30 Jul Coronavirus: England had highest excess deaths in Europe over first half of 2020, ONS says | UK News
England suffered the highest levels of excess deaths of any country in Europe over the first half of 2020, the Office of National Statistics has said.
But while England had endured the largest overall increase in deaths, the report says Spain had the highest peak.
Scientists have said excess mortality figures are the most reliable measure of the relative impact of COVID-19.
This is because countries record their deaths differently and will not necessarily account for those caused indirectly by the pandemic, such as people who have died due to delayed access to healthcare.
The ONS report said: “While England did not have the highest peak mortality, it did have the longest continuous period of excess mortality of any country compared, resulting in England having the highest levels of excess mortality in Europe for the period as a whole.”
And Edwin Morgan, from the health analysis and life events division at the ONS, said: “Due to the coronavirus pandemic, the first half of 2020 saw extraordinary increases in mortality rates across countries in Western Europe above the 2015 to 2019 average.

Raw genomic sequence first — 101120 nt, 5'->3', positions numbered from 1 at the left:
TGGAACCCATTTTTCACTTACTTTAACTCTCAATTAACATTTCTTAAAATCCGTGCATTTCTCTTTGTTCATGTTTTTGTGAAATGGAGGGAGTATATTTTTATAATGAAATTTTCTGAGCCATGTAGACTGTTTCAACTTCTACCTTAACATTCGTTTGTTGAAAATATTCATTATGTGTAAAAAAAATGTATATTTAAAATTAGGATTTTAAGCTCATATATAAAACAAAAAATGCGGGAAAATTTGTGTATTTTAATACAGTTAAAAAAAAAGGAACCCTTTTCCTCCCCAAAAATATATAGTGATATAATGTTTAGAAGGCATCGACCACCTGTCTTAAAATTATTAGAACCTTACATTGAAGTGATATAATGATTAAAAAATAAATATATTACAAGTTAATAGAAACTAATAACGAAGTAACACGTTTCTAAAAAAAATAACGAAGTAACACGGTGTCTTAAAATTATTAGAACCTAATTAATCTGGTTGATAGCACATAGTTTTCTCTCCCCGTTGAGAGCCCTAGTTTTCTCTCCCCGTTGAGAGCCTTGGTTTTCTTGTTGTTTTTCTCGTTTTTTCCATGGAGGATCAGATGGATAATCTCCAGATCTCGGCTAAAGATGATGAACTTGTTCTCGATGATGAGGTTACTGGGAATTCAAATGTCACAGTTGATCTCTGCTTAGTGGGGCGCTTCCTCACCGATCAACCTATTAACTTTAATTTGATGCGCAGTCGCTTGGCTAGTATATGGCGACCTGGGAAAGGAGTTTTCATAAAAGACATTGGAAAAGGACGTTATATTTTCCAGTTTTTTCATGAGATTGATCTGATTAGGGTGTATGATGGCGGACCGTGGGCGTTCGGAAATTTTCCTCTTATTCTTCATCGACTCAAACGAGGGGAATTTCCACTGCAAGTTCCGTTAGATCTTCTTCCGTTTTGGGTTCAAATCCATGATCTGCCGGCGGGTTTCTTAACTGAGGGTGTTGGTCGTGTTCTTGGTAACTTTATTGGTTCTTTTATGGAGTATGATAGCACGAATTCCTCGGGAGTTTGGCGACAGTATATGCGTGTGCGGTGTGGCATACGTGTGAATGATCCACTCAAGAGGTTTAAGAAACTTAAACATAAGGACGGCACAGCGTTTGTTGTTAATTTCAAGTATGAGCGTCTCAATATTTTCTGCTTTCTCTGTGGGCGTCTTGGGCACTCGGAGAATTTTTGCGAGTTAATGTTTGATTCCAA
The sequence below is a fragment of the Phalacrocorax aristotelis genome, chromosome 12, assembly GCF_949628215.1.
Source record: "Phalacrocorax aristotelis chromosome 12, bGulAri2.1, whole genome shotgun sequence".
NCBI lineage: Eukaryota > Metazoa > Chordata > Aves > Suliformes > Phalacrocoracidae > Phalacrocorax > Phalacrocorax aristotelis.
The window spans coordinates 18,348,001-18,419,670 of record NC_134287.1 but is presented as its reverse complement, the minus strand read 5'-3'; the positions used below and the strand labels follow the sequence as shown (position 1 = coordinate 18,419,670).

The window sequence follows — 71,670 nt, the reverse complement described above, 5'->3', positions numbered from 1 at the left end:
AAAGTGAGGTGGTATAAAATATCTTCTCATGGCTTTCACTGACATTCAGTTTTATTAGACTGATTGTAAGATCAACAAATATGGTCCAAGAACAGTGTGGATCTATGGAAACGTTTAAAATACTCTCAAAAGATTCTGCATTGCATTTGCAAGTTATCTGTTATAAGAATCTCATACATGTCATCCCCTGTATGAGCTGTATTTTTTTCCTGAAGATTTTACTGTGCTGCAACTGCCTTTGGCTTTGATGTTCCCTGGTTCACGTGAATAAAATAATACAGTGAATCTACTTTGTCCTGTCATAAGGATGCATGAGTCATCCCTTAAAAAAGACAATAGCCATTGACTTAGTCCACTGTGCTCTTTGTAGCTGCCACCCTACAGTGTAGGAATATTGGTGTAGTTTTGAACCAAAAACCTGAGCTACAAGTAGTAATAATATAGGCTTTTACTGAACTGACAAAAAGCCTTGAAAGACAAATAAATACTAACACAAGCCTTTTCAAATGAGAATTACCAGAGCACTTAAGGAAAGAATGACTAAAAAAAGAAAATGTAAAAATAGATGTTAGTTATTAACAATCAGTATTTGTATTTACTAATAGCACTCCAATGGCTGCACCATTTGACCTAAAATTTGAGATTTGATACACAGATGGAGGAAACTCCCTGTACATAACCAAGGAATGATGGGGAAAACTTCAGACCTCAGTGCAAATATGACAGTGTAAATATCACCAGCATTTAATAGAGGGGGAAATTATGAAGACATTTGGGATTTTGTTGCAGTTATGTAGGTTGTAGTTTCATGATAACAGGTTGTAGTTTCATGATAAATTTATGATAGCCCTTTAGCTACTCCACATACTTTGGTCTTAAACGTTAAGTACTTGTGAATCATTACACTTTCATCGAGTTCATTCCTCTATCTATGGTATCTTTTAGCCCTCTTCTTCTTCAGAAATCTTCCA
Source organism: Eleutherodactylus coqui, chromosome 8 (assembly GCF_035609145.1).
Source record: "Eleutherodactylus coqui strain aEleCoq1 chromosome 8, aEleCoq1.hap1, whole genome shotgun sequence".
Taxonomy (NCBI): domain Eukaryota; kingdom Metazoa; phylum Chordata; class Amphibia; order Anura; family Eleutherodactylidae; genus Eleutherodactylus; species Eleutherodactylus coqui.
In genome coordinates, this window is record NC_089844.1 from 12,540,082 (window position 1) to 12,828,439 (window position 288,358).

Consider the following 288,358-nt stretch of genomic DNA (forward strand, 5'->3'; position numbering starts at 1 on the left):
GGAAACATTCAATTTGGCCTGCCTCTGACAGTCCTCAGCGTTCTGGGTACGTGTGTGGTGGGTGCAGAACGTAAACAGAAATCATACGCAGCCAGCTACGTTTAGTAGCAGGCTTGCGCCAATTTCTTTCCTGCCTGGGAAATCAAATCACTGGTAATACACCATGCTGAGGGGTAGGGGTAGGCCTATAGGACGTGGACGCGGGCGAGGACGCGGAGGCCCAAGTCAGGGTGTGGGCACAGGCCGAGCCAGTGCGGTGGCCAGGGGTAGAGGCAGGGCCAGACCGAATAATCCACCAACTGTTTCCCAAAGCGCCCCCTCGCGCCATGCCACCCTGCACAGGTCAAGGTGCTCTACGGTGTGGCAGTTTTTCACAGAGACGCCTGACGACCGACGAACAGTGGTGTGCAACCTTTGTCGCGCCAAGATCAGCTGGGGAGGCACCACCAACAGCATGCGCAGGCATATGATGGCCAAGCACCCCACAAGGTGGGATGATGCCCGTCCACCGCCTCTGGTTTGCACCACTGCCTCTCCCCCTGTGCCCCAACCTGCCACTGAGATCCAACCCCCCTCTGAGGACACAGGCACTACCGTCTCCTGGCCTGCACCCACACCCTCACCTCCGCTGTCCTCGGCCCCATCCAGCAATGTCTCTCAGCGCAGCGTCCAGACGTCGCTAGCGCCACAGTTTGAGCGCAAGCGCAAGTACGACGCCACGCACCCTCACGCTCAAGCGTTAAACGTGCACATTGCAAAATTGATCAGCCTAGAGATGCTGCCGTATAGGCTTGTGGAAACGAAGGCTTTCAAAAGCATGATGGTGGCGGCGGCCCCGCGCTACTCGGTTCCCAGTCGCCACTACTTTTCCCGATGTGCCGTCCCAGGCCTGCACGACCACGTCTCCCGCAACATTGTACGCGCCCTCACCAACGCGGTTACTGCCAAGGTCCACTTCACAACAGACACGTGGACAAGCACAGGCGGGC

“The highest peak excess mortality at national level was in Spain, with some local areas in Northern Italy and Central Spain having excess mortality levels as high as 847.7% of the average.
“While none of the four UK nations had a peak mortality level as high as Spain or the worst-hit local areas of Spain and Italy, excess mortality was geographically widespread throughout the UK during the pandemic, whereas it was more geographically localised in most countries of Western Europe.
“Combined with the relatively slow downward ‘tail’ of the pandemic in the UK, this meant that by the end of May, England had seen the highest overall relative excess mortality out of all the European countries compared.”